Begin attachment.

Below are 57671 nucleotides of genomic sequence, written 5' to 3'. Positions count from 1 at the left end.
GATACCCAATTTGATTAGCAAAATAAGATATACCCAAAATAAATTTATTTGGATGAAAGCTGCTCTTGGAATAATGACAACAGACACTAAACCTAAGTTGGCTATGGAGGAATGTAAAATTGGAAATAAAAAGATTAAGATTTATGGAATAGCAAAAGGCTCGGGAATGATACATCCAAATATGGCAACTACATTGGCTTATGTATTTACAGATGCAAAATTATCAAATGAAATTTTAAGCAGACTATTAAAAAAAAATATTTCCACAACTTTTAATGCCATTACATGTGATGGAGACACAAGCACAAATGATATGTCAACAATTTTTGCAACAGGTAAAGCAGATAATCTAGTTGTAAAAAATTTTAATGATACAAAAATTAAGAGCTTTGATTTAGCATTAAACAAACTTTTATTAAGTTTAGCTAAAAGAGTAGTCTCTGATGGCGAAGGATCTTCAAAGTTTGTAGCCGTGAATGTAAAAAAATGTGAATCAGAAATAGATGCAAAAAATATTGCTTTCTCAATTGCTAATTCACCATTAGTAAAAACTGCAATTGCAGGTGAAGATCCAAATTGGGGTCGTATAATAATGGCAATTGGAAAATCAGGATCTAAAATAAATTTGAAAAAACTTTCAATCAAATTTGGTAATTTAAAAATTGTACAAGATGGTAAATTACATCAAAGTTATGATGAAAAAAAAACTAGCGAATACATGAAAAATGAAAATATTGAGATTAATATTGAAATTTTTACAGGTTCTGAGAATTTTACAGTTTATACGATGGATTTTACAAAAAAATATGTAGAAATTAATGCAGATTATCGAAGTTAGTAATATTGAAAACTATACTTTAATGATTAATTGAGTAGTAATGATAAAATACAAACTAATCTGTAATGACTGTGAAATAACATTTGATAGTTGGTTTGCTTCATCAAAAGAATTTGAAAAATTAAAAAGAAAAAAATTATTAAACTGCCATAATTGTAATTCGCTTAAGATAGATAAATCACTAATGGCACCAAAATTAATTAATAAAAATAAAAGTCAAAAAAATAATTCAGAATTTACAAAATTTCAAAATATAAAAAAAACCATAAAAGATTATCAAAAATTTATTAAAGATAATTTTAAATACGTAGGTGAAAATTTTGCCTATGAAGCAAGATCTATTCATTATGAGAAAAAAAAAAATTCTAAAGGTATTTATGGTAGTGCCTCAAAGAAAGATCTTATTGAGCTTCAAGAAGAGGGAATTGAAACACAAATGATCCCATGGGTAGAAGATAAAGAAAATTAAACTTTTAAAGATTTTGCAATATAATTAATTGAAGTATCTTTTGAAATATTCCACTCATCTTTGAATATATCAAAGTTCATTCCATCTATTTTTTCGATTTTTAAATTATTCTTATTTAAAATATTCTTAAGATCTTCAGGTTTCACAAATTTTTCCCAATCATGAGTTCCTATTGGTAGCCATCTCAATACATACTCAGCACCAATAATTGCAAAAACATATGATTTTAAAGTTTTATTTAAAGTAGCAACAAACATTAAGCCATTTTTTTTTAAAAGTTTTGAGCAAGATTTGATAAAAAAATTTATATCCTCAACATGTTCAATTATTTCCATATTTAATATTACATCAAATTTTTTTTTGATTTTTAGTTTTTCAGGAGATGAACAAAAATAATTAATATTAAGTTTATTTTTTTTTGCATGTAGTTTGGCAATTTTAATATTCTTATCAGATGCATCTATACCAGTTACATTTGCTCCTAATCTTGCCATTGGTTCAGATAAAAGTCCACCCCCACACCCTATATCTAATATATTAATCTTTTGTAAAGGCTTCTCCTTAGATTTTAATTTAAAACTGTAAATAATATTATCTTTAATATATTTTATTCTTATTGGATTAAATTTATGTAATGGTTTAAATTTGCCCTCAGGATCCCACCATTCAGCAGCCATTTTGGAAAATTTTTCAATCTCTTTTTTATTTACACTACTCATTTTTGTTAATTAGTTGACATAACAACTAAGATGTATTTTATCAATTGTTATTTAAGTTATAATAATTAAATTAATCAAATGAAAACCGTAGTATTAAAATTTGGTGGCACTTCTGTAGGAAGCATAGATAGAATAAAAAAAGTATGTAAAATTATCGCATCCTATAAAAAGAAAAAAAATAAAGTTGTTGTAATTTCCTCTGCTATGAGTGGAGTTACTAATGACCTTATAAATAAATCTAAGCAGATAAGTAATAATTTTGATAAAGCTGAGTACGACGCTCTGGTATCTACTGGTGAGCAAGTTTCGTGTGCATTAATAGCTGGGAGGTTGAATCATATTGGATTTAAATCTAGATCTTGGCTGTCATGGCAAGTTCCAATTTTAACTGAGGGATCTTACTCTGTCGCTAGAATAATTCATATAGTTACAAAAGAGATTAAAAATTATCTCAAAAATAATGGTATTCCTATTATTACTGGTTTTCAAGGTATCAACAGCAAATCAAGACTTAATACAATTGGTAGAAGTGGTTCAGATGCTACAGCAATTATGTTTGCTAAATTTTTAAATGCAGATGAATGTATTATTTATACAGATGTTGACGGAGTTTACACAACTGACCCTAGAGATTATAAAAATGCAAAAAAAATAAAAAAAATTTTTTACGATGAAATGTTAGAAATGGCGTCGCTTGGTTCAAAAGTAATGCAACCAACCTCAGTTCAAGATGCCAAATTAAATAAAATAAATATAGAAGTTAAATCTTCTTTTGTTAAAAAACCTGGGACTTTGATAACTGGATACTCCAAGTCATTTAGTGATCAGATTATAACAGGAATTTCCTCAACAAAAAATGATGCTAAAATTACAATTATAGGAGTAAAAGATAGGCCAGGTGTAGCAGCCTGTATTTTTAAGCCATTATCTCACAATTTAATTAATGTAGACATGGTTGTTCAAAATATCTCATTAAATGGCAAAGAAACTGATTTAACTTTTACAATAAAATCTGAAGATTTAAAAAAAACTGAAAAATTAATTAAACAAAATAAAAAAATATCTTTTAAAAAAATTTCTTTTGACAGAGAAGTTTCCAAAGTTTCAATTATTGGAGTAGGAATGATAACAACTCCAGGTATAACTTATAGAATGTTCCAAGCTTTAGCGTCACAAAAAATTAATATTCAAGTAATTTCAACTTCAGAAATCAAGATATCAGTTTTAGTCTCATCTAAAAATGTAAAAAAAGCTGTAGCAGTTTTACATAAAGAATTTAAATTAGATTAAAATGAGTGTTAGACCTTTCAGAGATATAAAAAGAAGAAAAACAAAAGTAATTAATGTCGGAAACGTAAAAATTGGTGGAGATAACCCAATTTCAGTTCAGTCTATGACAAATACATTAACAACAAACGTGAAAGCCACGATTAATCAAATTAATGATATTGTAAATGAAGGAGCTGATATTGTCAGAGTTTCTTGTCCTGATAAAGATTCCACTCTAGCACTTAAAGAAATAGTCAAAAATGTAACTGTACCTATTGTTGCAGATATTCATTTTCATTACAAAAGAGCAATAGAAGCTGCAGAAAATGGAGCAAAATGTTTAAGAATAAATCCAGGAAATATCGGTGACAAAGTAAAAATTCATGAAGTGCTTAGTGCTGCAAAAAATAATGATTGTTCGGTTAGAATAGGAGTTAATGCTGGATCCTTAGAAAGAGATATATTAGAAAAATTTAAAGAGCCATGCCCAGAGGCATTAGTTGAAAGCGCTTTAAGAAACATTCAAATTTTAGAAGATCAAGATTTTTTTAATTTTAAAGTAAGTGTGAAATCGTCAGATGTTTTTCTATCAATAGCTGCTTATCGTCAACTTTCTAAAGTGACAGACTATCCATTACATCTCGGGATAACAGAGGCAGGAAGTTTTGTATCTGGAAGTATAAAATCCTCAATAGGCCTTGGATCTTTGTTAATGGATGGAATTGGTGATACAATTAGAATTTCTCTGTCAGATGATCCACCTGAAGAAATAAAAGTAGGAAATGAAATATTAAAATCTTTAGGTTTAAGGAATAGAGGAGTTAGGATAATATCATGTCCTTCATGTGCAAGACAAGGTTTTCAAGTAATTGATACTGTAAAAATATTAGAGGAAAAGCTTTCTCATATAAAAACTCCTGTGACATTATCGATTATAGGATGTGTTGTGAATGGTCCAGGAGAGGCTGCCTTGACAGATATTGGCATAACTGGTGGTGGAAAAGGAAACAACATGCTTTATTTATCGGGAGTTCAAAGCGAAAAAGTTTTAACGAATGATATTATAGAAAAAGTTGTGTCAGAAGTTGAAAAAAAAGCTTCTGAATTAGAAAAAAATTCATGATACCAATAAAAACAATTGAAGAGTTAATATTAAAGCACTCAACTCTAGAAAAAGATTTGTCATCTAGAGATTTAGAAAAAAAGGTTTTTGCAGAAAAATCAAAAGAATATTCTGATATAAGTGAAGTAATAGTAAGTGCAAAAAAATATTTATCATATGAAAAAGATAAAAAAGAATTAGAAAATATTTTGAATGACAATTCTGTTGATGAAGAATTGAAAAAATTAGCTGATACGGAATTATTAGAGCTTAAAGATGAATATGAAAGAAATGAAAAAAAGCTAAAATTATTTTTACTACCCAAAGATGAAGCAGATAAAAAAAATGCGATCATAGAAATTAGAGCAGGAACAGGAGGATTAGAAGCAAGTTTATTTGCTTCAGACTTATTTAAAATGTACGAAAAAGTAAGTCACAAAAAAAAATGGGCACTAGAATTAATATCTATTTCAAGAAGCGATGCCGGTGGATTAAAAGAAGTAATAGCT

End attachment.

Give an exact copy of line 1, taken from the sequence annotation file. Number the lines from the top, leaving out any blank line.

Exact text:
Below are 57671 nucleotides of genomic sequence, written 5' to 3'. Positions count from 1 at the left end.